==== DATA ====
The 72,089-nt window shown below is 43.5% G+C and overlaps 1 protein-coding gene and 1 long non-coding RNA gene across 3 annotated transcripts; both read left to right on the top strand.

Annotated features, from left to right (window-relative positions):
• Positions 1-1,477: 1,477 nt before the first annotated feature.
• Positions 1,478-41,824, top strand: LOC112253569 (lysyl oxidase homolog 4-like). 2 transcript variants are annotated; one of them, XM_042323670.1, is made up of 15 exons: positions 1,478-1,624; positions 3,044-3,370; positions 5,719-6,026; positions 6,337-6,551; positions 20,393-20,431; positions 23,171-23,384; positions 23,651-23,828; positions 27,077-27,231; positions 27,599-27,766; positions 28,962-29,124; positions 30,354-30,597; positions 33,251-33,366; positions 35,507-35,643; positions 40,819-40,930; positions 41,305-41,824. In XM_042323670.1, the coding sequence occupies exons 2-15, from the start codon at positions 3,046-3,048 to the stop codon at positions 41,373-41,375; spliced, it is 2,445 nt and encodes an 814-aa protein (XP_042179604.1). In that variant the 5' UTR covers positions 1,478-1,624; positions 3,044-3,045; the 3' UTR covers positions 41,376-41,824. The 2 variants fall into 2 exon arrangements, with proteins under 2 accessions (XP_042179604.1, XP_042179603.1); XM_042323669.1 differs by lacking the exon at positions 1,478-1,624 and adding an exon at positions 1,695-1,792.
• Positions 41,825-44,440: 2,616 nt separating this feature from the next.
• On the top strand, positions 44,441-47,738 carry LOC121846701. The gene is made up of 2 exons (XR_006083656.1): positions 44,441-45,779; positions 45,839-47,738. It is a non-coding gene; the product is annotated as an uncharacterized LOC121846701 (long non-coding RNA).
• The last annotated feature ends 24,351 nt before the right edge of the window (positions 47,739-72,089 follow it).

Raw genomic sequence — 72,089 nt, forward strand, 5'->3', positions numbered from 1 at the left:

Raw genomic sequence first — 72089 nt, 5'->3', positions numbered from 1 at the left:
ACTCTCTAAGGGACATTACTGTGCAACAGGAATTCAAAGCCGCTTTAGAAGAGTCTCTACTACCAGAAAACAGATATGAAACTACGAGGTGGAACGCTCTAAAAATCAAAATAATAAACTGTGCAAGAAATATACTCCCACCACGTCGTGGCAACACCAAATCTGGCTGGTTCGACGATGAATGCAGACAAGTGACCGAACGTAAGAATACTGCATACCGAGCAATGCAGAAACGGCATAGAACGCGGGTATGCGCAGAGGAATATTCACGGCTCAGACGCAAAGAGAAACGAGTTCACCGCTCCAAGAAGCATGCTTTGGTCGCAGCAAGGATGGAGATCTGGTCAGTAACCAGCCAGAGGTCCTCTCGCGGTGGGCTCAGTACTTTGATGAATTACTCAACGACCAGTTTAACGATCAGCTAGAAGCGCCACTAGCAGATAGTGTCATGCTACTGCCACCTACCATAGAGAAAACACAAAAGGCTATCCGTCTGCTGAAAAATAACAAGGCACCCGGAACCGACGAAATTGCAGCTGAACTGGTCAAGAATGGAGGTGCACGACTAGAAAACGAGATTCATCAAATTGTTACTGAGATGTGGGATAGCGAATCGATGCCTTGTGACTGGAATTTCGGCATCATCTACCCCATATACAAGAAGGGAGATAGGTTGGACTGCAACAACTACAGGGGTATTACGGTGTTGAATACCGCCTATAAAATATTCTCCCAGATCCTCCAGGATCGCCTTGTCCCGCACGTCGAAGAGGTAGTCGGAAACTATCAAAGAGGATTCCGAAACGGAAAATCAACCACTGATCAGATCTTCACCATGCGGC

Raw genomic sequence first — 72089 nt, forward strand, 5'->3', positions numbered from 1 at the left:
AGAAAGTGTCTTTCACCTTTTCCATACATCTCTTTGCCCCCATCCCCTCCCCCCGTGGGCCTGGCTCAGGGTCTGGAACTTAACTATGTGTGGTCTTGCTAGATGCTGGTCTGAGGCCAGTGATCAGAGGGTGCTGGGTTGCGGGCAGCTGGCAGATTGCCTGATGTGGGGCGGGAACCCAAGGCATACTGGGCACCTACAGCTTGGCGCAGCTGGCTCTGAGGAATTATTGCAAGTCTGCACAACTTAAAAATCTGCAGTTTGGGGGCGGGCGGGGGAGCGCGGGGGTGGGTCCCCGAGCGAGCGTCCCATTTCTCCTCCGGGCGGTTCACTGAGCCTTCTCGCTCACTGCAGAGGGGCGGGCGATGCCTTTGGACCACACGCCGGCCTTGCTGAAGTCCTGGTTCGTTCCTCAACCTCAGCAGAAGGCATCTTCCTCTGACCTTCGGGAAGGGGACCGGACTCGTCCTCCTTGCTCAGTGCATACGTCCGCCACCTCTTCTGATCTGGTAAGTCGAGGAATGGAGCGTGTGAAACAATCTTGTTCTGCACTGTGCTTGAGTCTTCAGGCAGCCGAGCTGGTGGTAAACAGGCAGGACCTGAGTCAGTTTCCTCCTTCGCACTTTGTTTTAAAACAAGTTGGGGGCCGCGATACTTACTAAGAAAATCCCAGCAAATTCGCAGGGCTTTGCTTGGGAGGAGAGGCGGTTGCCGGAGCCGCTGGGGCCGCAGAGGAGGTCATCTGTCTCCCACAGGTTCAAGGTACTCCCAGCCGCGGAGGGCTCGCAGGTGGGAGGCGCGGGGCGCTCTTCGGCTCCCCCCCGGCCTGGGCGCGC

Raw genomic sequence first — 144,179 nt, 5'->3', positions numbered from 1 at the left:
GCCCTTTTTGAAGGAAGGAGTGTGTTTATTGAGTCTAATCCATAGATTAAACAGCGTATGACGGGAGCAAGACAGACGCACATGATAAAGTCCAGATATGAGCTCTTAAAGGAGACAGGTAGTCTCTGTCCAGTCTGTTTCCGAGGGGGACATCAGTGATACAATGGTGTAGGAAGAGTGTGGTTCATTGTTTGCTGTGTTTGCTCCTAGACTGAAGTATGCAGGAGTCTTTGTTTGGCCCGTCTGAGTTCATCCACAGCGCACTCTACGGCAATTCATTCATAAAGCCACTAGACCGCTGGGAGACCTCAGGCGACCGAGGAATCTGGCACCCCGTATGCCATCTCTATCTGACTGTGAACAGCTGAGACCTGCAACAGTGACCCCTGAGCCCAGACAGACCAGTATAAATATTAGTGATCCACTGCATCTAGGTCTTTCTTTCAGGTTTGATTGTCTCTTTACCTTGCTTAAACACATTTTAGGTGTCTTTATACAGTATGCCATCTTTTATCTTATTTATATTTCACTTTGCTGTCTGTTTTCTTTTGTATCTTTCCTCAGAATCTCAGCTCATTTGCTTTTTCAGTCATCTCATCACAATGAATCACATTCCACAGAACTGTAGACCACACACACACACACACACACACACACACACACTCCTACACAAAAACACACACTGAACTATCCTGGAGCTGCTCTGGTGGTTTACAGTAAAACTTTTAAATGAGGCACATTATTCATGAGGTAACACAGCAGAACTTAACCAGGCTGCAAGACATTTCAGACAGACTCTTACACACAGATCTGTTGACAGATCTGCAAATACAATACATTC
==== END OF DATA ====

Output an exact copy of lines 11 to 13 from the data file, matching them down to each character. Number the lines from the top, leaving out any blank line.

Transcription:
Raw genomic sequence first — 72089 nt, forward strand, 5'->3', positions numbered from 1 at the left:
AGAAAGTGTCTTTCACCTTTTCCATACATCTCTTTGCCCCCATCCCCTCCCCCCGTGGGCCTGGCTCAGGGTCTGGAACTTAACTATGTGTGGTCTTGCTAGATGCTGGTCTGAGGCCAGTGATCAGAGGGTGCTGGGTTGCGGGCAGCTGGCAGATTGCCTGATGTGGGGCGGGAACCCAAGGCATACTGGGCACCTACAGCTTGGCGCAGCTGGCTCTGAGGAATTATTGCAAGTCTGCACAACTTAAAAATCTGCAGTTTGGGGGCGGGCGGGGGAGCGCGGGGGTGGGTCCCCGAGCGAGCGTCCCATTTCTCCTCCGGGCGGTTCACTGAGCCTTCTCGCTCACTGCAGAGGGGCGGGCGATGCCTTTGGACCACACGCCGGCCTTGCTGAAGTCCTGGTTCGTTCCTCAACCTCAGCAGAAGGCATCTTCCTCTGACCTTCGGGAAGGGGACCGGACTCGTCCTCCTTGCTCAGTGCATACGTCCGCCACCTCTTCTGATCTGGTAAGTCGAGGAATGGAGCGTGTGAAACAATCTTGTTCTGCACTGTGCTTGAGTCTTCAGGCAGCCGAGCTGGTGGTAAACAGGCAGGACCTGAGTCAGTTTCCTCCTTCGCACTTTGTTTTAAAACAAGTTGGGGGCCGCGATACTTACTAAGAAAATCCCAGCAAATTCGCAGGGCTTTGCTTGGGAGGAGAGGCGGTTGCCGGAGCCGCTGGGGCCGCAGAGGAGGTCATCTGTCTCCCACAGGTTCAAGGTACTCCCAGCCGCGGAGGGCTCGCAGGTGGGAGGCGCGGGGCGCTCTTCGGCTCCCCCCCGGCCTGGGCGCGC

Raw genomic sequence first — 144,179 nt, 5'->3', positions numbered from 1 at the left: